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S. Korea's public energy firms move to terminate overseas projects

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(Globalpost/GlobalPost)

SEOUL, June 24 (Yonhap) -- The country's public energy firms are beginning to pull out of overseas development projects, officials said Monday, amid an apparent government move to interrupt projects that are deemed to be failing.

The Korea National Oil Corp. (KNOC) has already decided to terminate its oil exploration project in Uzbekistan following the end of its second-phase investigation in August.

The state-run oil company has also decided to sell all its 42.5 percent stake in an oil field in Kazakhstan's South Karpovsky or terminate the project altogether if it is unable to find a buyer, according to KNOC officials.

Such a move comes shortly after the government said it was checking the feasibility of overseas projects by public energy firms, which were earlier blamed by Vice Energy Minister Han Jin-hyun as a source of public firms' growing debts.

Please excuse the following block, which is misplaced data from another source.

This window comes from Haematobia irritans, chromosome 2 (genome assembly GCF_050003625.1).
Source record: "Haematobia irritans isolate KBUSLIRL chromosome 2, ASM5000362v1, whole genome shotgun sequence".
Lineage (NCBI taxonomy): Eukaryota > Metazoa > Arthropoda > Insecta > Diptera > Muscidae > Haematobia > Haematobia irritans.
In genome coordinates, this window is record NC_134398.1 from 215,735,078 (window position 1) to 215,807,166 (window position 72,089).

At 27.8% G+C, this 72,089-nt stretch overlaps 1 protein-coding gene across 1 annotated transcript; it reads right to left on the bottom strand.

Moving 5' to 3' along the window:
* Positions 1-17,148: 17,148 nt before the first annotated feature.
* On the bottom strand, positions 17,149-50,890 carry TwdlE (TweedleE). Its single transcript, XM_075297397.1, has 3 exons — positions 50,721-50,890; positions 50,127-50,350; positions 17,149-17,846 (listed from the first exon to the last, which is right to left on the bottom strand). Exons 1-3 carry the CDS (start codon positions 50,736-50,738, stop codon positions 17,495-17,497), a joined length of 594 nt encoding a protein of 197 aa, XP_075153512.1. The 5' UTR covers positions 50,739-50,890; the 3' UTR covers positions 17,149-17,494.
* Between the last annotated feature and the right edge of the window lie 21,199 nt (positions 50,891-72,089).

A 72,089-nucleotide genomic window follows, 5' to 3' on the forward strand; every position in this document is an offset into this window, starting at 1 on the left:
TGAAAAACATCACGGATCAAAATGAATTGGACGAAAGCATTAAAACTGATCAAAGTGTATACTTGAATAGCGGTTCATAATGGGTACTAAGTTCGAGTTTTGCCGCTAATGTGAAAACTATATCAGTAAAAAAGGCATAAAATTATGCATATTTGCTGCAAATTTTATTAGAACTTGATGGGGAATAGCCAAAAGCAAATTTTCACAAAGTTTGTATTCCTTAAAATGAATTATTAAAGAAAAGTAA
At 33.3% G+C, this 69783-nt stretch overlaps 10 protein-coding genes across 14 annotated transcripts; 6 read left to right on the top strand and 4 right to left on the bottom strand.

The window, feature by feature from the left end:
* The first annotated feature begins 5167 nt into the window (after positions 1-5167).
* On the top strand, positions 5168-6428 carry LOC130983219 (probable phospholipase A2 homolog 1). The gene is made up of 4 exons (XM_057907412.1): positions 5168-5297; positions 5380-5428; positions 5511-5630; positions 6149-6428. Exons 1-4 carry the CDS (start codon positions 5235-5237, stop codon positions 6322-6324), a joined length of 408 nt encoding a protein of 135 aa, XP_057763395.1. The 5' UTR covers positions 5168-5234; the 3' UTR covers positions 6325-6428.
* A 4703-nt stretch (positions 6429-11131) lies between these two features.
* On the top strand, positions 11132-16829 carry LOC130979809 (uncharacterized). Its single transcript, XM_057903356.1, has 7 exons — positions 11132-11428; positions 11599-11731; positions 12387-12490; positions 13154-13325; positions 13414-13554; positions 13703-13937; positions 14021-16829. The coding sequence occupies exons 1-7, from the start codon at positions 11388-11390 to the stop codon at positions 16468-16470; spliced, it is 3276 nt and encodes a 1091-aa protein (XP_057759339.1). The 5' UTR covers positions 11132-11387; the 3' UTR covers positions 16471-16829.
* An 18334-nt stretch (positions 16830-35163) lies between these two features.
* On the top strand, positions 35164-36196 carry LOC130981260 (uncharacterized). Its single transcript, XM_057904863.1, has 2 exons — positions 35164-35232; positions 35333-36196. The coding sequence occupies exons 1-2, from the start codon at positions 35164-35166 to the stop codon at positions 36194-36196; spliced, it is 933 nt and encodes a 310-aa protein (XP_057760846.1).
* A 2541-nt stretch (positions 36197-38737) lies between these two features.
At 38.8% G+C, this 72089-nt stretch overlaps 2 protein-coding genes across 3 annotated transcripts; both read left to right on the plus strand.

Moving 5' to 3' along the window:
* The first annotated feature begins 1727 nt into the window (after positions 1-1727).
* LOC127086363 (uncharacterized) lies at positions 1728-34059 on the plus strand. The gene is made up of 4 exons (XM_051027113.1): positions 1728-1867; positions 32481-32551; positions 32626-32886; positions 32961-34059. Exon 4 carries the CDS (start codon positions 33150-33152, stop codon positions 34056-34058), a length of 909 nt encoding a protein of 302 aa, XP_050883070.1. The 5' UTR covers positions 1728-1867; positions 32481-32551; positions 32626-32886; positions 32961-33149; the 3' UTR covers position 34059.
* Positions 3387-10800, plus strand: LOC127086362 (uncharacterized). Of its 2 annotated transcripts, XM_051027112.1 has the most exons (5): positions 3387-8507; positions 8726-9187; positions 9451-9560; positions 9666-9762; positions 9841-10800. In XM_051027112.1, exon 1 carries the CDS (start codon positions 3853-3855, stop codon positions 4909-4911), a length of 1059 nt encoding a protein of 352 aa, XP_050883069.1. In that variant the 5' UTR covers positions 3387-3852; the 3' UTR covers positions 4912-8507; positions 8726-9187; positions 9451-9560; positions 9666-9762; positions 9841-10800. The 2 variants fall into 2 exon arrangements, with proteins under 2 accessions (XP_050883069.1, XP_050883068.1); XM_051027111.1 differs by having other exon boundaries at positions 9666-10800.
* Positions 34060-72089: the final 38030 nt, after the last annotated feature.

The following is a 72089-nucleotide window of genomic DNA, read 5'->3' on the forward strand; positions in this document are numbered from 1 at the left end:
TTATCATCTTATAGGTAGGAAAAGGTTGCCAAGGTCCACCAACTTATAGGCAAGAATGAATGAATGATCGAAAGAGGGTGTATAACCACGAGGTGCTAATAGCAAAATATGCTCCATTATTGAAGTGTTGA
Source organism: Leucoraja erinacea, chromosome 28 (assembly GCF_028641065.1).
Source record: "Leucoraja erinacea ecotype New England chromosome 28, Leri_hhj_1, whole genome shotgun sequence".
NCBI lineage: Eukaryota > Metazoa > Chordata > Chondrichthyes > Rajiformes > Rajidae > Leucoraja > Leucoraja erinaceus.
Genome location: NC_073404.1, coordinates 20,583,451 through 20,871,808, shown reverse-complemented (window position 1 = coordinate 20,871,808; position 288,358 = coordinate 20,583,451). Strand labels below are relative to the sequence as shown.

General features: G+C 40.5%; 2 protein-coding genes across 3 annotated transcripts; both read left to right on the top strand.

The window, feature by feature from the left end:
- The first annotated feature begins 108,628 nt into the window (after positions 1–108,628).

"Public energy firms have been actively expanding into the area of overseas resources development, but the problem is that their debt ratio is growing too high," Han had said in a meeting with reporters last month.

The Ministry of Trade, Industry and Energy said last week that a special task force has already held three rounds of meetings to review overseas energy development projects by public firms here.

The KNOC officials, however, said the company's decision to terminate its two projects in Uzbekistan and Kazakhstan were not influenced by the government's move, noting the company had already decided to sell its 42.5-percent stake in the Karpovsky mines in 2012.

"The issue was again brought up at a board of directors' meeting this month, which decided to terminate the Karpovsky project if there is no suitable buyer," said Kim Myung-hoon, the KNOC vice president in charge of public relations.

Still, the government review is apparently affecting similar decisions by many other public firms to pull out of projects.

The Korea Gas Corp. has returned or plans to return its business licenses for offshore exploration projects in East Timor, in which it has invested nearly US$32 million since 2006, company officials said.

The Korea Southern Power Co., a subsidiary of the state-run Korea Electric Power Corp., has also recently decided to terminate its project to produce wood pellet fuel in Canada.

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